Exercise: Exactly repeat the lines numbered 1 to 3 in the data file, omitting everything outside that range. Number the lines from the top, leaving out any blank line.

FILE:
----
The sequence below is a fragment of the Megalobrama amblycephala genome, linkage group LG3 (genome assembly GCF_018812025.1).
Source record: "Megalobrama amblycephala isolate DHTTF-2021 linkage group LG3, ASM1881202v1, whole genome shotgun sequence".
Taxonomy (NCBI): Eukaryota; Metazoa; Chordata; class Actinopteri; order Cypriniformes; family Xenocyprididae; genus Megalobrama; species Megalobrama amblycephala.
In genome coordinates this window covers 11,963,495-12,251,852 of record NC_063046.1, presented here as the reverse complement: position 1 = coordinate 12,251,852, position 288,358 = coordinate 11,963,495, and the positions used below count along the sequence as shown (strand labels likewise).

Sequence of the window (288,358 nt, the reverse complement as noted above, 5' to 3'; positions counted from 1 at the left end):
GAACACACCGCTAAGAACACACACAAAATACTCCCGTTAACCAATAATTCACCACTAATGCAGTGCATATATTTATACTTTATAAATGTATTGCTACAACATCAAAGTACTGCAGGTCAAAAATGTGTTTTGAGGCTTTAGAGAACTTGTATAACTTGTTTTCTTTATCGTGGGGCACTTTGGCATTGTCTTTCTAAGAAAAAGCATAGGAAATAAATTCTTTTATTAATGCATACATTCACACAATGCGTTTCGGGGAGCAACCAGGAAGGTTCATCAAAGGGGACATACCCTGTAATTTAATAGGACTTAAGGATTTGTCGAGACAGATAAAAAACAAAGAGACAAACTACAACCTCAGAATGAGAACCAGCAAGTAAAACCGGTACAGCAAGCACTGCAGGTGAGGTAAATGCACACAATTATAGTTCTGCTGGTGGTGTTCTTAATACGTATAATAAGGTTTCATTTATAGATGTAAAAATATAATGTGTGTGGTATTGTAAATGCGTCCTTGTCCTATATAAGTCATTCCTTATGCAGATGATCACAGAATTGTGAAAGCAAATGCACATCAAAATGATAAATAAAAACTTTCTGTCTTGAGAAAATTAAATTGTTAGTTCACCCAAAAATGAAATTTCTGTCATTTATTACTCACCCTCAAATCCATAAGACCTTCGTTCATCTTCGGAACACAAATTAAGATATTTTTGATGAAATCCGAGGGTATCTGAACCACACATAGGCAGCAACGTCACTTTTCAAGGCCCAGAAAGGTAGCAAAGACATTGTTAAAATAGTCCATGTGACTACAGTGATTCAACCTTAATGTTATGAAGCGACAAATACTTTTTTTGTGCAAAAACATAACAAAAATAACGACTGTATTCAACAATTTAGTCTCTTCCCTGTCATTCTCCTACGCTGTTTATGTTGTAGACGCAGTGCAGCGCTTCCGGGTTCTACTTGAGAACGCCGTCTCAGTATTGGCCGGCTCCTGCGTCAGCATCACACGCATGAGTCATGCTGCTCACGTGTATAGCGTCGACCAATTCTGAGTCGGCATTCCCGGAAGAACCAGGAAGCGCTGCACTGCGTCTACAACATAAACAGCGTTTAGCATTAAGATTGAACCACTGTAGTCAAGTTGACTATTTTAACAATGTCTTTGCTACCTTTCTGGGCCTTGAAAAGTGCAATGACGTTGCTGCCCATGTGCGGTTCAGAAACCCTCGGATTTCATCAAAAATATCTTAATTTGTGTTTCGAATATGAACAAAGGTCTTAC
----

The sequence below is a fragment of the Megalobrama amblycephala genome, linkage group LG3 (genome assembly GCF_018812025.1).
Source record: "Megalobrama amblycephala isolate DHTTF-2021 linkage group LG3, ASM1881202v1, whole genome shotgun sequence".
Taxonomy (NCBI): Eukaryota; Metazoa; Chordata; class Actinopteri; order Cypriniformes; family Xenocyprididae; genus Megalobrama; species Megalobrama amblycephala.